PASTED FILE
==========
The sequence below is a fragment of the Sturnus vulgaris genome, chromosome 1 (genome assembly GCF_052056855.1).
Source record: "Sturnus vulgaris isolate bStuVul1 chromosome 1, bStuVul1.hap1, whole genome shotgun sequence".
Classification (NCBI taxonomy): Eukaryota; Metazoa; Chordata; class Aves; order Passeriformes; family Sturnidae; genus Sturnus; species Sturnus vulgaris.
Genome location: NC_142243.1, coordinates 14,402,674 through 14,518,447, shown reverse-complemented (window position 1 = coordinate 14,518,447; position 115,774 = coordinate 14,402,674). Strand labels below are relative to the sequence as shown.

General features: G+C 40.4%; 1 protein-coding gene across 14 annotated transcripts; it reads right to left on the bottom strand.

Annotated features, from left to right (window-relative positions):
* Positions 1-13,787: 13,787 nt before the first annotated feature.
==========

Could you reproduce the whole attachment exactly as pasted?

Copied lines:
The sequence below is a fragment of the Sturnus vulgaris genome, chromosome 1 (genome assembly GCF_052056855.1).
Source record: "Sturnus vulgaris isolate bStuVul1 chromosome 1, bStuVul1.hap1, whole genome shotgun sequence".
Classification (NCBI taxonomy): Eukaryota; Metazoa; Chordata; class Aves; order Passeriformes; family Sturnidae; genus Sturnus; species Sturnus vulgaris.
Genome location: NC_142243.1, coordinates 14,402,674 through 14,518,447, shown reverse-complemented (window position 1 = coordinate 14,518,447; position 115,774 = coordinate 14,402,674). Strand labels below are relative to the sequence as shown.

General features: G+C 40.4%; 1 protein-coding gene across 14 annotated transcripts; it reads right to left on the bottom strand.

Annotated features, from left to right (window-relative positions):
* Positions 1-13,787: 13,787 nt before the first annotated feature.